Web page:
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A Quebec appeals court has upheld a ruling that found the province's police watchdog issued a biased news release harming the family of a man who was killed by police in 2017.Ryan Remiorz/The Canadian Press

The Quebec Court of Appeal has upheld a lower court decision which found that the family of a Montreal man killed by police was harmed when the province’s police watchdog issued a biased news release.

The family of Koray Kevin Celik sued the agency, known as the Bureau des enquêtes indépendantes, arguing the news release harmed their honour and dignity and caused them psychological distress.

A provincial court judge ruled in the family’s favour in 2021 and awarded Celik’s parents and brothers a total of $30,000 in damages.

The provincial government appealed the decision, arguing the BEI, which investigates whenever someone other than an on-duty police officer is killed or seriously injured during a police operation, had done nothing wrong. Even if it had, the province contended, those faults hadn’t caused damages to the family.

The appeal court rejected both of those arguments.

“In this particular case, the judge could have reasonably concluded that the BEI committed a fault by publishing a news release that showed a lack of impartiality,” Justice Simon Ruel wrote in his Dec. 18 decision, which was endorsed by the other two judges on the three-judge panel.

Putting out a news release that claimed its investigation demonstrated certain facts before recounting only the police version of events gave the release the appearance of bias, Ruel wrote.

The trial “judge concluded that there was a causal link between the publication of the news release and the damage to the respondent’s honour, psychological distress, anxiety, loss of enjoyment of life and humiliation,” Ruel wrote.

While Ruel found errors in the judge’s decision, he said none of them were serious enough to merit any changes to the ruling by the appeal court.

Celik, 28, died after police were called to the family home in western Montreal by his parents, who were worried he would drive while intoxicated.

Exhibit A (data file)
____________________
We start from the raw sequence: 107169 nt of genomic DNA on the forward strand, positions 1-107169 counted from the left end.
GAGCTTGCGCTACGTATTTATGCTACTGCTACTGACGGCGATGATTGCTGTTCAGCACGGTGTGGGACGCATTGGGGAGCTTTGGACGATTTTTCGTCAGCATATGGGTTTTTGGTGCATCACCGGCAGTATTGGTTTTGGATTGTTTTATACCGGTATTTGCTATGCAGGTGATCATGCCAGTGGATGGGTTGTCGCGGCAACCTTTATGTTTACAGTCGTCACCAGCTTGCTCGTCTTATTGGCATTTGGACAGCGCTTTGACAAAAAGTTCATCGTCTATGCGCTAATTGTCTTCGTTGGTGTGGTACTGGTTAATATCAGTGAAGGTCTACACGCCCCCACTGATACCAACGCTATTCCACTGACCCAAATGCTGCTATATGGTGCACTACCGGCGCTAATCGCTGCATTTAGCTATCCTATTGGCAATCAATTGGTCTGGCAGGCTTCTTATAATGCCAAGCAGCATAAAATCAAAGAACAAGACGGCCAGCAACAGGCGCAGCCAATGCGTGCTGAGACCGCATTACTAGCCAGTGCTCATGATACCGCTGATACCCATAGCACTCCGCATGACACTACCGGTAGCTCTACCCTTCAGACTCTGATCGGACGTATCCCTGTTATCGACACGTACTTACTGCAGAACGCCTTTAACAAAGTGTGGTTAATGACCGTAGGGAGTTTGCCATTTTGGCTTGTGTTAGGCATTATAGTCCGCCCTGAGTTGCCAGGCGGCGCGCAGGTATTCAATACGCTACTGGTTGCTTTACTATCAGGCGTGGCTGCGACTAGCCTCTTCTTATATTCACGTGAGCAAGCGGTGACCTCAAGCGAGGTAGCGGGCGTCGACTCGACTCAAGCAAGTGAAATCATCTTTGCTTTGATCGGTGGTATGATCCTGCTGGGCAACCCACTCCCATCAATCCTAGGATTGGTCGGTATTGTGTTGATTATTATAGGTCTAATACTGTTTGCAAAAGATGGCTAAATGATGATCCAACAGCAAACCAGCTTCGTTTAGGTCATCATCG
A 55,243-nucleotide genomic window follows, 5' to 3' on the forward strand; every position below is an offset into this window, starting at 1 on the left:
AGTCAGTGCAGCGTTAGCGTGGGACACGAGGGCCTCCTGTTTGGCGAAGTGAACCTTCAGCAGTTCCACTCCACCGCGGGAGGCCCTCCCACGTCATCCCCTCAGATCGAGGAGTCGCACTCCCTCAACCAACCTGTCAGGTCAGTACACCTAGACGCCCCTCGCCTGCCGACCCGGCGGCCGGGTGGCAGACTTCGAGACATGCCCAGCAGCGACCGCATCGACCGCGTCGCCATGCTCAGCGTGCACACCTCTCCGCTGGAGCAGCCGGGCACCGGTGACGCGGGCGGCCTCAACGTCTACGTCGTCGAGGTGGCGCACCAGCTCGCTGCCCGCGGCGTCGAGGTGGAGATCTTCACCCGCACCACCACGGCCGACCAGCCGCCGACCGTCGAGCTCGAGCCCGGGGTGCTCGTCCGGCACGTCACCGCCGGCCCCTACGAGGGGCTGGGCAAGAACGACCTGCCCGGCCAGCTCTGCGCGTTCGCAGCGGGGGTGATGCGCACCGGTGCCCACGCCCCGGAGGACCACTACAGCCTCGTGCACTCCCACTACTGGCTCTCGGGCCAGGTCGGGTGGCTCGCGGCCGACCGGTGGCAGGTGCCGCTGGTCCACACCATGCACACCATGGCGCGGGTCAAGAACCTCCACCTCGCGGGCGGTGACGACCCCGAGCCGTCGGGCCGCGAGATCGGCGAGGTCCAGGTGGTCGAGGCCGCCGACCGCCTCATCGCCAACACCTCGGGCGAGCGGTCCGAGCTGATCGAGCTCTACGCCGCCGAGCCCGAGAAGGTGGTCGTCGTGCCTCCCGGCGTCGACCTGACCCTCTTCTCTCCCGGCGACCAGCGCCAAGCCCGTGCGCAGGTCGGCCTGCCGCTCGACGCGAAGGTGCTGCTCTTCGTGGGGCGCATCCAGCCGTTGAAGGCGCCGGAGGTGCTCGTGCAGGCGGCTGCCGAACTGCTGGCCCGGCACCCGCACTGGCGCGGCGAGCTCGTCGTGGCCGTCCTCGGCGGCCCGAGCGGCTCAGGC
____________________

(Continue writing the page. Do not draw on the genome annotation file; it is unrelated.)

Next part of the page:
The BEI news release alleged that he was aggressive after police arrived, that he refused to follow orders and that after three police officers took him to the ground, he continued to resist until they realized he was unconscious.

His parents alleged that when police arrived at the home, an argument began after Celik shouted at a police officer to turn off her flashlight. The parents alleged the officer struck Celik with the flashlight and then a baton before three other officers tackled him to the ground and beat him. The parents alleged he stopped breathing after police used a Taser on him once he was already immobilized on the ground.

A coroner’s investigation concluded that police used unnecessary force, however no trace of Taser use was found. A pathologist attributed his death to a mixture of alcohol and drugs “in the context of excited delirium syndrome.”

Several medical groups, including the American Medical Association, have rejected the existence of “excited delirium.” Last year, the British Columbia Coroner’s service said it no longer recognizes “excited delirium'' as a cause of death.

No police officers were charged in connection with Celik’s death.

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